It's like a pun!While Simon Belmont would always be the most popular face of the series, Castlevania games continually invented new heroes to fit new time periods. Before anyone claims that this is just a necessary evil of even having Dracula transcend epochs, remember that Castlevania is published on the same Earth as The Legend of Zelda, a series where a very similarly dressed series of elves seem to pop up every century or so to combat the same eternal villain. There’s really no reason Simon Belmont couldn’t generically resurrect to match his hated enemy. And that thought comes to mind immediately when you examine Simon’s ancestors and descendants. Simon Belmont is a generally burly fellow who stalks evil with a whip. Trevor Belmont of Castlevania 3 is a generally burly fellow who stalks evil with a whip. Richter Belmont of Castlevania Dracula X is a generally burly fellow who is engaged to be married and stalks evil with a whip. Christopher Belmont of Castlevania Adventures is a generally burly fellow with a son and stalks evil with a whip. John Morris of Castlevania Bloodlines is a generally burly fellow who stalks evil with a whip.

Are you seeing something of a pattern here? Whether it was Simon or Trevor or John, the BI protagonists of Castlevania were basically interchangeable. They were all Belmonts, more or less, and there was really no reason to have anybody but Simon, because they basically all were Simon.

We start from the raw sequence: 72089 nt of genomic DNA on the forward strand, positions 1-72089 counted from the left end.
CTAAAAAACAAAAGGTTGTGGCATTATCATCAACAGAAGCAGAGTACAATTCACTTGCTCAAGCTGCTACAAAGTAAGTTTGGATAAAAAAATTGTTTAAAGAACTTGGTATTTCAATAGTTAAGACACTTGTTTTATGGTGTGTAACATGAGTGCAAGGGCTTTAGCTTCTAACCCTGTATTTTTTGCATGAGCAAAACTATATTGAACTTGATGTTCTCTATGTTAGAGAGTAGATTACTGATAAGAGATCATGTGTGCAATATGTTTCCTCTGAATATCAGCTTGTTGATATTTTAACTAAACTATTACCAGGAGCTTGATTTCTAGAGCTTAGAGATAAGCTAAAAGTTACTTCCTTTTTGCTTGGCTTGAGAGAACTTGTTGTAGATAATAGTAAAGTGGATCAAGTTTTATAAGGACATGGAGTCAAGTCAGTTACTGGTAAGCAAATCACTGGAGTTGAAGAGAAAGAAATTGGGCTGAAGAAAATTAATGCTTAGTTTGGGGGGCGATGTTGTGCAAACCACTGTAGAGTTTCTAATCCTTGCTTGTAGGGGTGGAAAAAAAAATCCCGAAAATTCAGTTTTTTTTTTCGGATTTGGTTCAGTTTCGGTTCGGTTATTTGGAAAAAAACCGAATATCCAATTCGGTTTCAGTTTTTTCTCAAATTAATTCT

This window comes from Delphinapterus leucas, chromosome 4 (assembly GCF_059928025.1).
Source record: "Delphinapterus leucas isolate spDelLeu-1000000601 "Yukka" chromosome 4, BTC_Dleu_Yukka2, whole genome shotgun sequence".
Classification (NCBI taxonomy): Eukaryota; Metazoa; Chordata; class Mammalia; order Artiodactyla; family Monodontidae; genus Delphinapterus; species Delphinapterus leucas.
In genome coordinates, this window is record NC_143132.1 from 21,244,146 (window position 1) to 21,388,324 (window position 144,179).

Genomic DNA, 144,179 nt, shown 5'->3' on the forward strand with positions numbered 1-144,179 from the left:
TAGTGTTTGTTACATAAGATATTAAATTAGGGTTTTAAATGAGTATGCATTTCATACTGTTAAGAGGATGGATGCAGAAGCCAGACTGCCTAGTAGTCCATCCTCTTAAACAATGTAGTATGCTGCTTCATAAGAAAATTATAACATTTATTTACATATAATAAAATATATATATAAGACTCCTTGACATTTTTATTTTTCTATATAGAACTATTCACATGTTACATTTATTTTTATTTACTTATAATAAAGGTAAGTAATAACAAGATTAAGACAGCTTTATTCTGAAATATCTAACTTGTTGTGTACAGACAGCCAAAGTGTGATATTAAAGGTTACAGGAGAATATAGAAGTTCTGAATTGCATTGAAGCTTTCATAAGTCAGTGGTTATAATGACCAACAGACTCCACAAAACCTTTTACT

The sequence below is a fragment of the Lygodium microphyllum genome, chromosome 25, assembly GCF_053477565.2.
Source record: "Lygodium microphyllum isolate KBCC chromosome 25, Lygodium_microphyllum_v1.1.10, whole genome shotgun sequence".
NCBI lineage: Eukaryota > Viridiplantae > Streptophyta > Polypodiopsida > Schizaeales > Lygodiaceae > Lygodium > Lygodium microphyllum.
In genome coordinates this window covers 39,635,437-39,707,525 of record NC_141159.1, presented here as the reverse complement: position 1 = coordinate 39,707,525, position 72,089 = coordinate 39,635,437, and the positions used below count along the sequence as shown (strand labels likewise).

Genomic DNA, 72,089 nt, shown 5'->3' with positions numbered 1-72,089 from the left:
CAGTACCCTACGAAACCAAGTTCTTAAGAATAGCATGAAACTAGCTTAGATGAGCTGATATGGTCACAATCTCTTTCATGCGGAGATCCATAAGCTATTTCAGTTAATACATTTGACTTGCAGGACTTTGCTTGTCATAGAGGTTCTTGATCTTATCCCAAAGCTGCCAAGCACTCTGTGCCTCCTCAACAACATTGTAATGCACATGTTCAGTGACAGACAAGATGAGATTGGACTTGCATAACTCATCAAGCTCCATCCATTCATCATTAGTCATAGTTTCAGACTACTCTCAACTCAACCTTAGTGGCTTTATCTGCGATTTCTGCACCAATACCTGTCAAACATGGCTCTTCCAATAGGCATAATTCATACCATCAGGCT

Paper is so mightyIga’s premiere, Castlevania: Symphony of the Night, radically changed the formula by focusing on a Belmont’s supporting cast member. Alucard, star of Symphony of the Night, had previously appeared in Castlevania 3 as one of Trevor’s possible traveling companions, along with Sypha and Grant DaSuppaNasty. Castlevania games had a tendency toward supporting casts, but the best way to summarize their involvement is likely to just point out that a lot of people played the hell out of Castlevania 3 and were never even aware of Sypha’s gender. What about Grant? What are Grant’s hopes and fears? What specifically happened to his family and his people? Why did he take shelter in a clock tower? Is he at all embarrassed climbing around like a common simian? Castlevania 3 doesn’t care to answer these questions, and stop being introspective, these skeletons aren’t going to whip themselves.